To learn more about the benefits of reducing animal products, check out Spoon University’s Meatless Mondays article here.
4) just saying no to excessive & mindless shopping
I like to decorate my home and wear cute outfits just like the next girl, but in the past few years I’ve learned that quality is far more important than quantity, and that I simply don’t need anything that will only be used five times or will end up getting tossed within a couple years. I used to go shopping all the time, with no reason to buy anything except for the fact that it would give me an immediate high when I purchased it. I was your typical American consumer, no doubt about it. However, my mindset has since shifted completely. Now days, I shop for only things that I’ll get a ton of use out of and I won’t make a purchase unless it’s something that I’ve been thinking about needing. Same goes for home decor. When choosing decor for my apartment, I think long-term about what I’ll get the most use out of for the next decade, and focus on purchasing adaptable furniture and artisan-made pieces that will eventually transition to my forever home.
Emma Watson has taken a major stand on the fashion side of this issue, and I love where her head’s at (how incredible is this woman??) – along with promoting eco-friendly designers and challenging herself to wear as many eco-friendly brands on the red carpet as she possibly can, she’s also a strong supporter of the #30wears movement which is based on the notion that if you won’t wear something 30 times, don’t buy it. Want to learn more about sustainable fashion, this Harper’s Bazaar article is a great place to start.
Lennon Wall – Prague, Czech Republic – Be the Change
What I can do better
1) Eliminating shopping bags
I have probably 10 reusable shopping bags at home. The issue is, I’m not in the habit of using them enough. If I go to the farmer’s market, I’ll bring my own bags. If I’m going on a big grocery shop, I’ll bring my own bags if I remember. But it’s those impromptu grocery shops and those small errands where I could do MUCH better. Reusable shopping bags should be in every bag & purse I carry, and in my car (if I had one). There is absolutely no reason to use plastic shopping bags. Paper are a bit better, as they can be composted, but still, there’s simply no point when you can just bring your own bag. My next major lifestyle adjustment is to use reusable bags as much as I use my reusable water bottle – every single day.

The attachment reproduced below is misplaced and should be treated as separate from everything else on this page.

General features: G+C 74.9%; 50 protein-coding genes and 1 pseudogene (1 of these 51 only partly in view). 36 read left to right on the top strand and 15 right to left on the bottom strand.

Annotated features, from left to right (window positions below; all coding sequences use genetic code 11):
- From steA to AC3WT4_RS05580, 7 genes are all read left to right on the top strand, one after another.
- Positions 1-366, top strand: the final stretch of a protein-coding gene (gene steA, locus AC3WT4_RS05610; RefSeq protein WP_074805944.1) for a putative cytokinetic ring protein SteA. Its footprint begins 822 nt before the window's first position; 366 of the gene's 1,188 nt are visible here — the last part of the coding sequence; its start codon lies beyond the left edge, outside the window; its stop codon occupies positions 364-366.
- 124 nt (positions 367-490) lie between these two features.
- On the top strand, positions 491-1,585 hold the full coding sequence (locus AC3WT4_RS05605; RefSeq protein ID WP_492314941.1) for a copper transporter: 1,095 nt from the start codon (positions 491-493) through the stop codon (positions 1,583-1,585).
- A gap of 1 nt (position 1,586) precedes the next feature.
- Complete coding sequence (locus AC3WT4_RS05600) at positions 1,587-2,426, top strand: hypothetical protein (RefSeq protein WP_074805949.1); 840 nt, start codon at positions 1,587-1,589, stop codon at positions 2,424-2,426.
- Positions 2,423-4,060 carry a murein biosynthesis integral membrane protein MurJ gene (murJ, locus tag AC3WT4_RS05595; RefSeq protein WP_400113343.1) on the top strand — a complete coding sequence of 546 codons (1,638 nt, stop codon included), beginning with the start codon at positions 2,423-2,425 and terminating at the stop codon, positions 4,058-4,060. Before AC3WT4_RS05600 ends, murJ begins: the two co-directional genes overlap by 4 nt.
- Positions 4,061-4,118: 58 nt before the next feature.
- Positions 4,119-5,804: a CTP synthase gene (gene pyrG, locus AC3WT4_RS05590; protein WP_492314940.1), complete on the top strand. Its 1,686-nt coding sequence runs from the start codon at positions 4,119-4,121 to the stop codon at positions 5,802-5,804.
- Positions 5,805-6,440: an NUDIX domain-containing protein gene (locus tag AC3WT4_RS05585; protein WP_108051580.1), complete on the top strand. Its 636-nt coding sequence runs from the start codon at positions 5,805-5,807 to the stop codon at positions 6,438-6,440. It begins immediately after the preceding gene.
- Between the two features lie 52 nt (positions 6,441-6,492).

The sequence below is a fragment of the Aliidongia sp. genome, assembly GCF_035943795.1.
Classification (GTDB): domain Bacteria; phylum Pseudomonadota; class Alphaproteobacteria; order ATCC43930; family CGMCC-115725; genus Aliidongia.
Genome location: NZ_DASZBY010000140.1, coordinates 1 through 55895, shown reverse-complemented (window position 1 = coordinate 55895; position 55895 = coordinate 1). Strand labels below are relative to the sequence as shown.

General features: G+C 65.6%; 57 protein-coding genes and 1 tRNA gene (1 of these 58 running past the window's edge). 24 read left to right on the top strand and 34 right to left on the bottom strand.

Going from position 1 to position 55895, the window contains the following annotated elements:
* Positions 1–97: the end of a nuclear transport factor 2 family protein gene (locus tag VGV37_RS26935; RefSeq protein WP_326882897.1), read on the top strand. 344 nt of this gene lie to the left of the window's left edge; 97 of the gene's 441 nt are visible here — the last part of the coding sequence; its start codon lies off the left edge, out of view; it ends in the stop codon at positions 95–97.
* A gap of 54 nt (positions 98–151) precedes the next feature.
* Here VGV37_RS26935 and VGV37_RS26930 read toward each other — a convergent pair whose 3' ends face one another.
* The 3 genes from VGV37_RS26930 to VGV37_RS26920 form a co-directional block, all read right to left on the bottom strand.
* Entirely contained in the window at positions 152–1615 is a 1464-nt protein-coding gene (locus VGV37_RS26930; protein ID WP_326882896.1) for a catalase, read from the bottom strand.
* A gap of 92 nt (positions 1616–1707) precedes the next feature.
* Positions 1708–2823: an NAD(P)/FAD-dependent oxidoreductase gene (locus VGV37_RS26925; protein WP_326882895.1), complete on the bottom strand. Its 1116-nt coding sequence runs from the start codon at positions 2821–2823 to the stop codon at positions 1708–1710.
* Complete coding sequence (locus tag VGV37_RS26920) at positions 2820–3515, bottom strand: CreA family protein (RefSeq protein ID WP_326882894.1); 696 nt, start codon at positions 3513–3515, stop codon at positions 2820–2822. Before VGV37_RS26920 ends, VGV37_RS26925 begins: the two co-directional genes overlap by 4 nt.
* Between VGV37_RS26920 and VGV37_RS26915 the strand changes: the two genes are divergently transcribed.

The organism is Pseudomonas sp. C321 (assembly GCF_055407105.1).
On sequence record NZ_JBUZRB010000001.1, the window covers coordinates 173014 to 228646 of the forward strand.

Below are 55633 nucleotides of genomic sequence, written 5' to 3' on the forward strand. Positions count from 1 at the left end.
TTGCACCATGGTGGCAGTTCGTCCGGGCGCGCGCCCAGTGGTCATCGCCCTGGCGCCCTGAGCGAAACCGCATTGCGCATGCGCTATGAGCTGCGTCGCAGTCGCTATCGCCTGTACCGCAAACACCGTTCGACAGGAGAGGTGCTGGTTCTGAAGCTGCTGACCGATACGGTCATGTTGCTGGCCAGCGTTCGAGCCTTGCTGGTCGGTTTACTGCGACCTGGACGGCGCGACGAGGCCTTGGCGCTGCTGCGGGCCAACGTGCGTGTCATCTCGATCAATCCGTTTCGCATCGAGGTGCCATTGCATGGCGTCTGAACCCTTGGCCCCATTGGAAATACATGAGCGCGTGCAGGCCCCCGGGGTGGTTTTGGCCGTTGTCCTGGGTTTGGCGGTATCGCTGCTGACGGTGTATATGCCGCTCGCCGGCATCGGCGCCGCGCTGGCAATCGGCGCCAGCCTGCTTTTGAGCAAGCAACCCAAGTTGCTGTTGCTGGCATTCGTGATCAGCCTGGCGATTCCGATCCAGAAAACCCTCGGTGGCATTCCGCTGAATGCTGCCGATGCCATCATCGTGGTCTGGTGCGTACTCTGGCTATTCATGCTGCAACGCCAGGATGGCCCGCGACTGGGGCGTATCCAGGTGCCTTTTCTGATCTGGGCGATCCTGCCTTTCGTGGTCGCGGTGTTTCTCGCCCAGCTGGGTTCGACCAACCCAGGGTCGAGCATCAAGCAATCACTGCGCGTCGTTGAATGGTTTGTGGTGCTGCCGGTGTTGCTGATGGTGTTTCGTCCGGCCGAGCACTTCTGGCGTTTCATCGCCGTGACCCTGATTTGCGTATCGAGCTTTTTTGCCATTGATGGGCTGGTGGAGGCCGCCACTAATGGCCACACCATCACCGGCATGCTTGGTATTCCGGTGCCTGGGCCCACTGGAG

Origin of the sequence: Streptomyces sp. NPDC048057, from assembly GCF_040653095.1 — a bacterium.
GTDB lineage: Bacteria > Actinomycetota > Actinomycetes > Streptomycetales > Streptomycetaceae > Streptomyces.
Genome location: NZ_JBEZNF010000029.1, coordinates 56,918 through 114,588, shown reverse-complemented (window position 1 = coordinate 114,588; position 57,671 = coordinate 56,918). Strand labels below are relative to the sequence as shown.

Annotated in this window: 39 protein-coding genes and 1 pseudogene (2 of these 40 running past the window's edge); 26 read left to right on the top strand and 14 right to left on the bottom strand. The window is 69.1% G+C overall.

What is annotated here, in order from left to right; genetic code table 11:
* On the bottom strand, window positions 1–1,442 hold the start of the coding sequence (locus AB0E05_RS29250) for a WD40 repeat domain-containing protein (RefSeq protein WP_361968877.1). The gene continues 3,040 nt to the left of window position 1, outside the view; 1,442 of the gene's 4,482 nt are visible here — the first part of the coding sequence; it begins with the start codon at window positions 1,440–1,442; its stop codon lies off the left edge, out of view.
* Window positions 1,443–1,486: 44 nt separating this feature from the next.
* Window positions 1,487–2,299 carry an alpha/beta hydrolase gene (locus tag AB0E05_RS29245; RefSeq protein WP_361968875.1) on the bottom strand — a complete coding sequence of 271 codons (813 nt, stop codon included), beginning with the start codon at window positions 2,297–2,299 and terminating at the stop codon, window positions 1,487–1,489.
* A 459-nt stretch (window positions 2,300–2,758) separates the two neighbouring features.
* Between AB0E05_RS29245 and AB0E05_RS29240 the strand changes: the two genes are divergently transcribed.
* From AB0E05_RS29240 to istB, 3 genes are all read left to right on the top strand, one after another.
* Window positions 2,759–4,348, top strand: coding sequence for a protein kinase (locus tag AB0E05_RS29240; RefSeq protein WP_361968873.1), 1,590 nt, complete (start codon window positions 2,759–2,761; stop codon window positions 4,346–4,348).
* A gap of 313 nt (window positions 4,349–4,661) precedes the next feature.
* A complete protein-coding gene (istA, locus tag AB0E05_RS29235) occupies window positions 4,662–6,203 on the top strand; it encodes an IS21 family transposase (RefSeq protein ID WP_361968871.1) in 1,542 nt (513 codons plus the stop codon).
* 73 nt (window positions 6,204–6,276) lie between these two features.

New York City has made major strides on this front – Brooklyn buildings now provide a compost container sitting next to the trash and recycling bins. It’s super easy and beneficial to compost, but for some reason I haven’t fully committed to composting in my own kitchen. I’ll compost sometimes, definitely when I’m cleaning out the fridge, but it’s time I make composting a priority every single day.
Check out the NYC community composting guide here. Not in New York? Do a quick google search to find out how composting is done in your city.
3) Researching earth friendly alternatives to products I plan to buy or consistently buy
More and more I see companies making every day products in a more eco-friendly way. I’ll 100% buy the eco-friendly version if it’s right in front of me, but that’s not always the case. Often times there’s an eco-friendly version of a specific product if only you do a little research first. What I really need to start doing, is taking a few minutes before making a purchase to find the most eco-friendly version. Here are some awesome examples to check out…
Pela cell phone cases
Green Toys children’s toys
Allbirds contemporary sneakers
Nisolo leather shoes
Seventh Generation cleaning & home products
Boll & Branch bed & bath linens
Dakine sportswear, bags & luggage
Patagonia clothing & outerwear
Now it’s your turn!
What are your best eco-friendly practices? What could you do better? I’d love to know!
Lansdowne Channel – Lake Huron – Ontario, Canada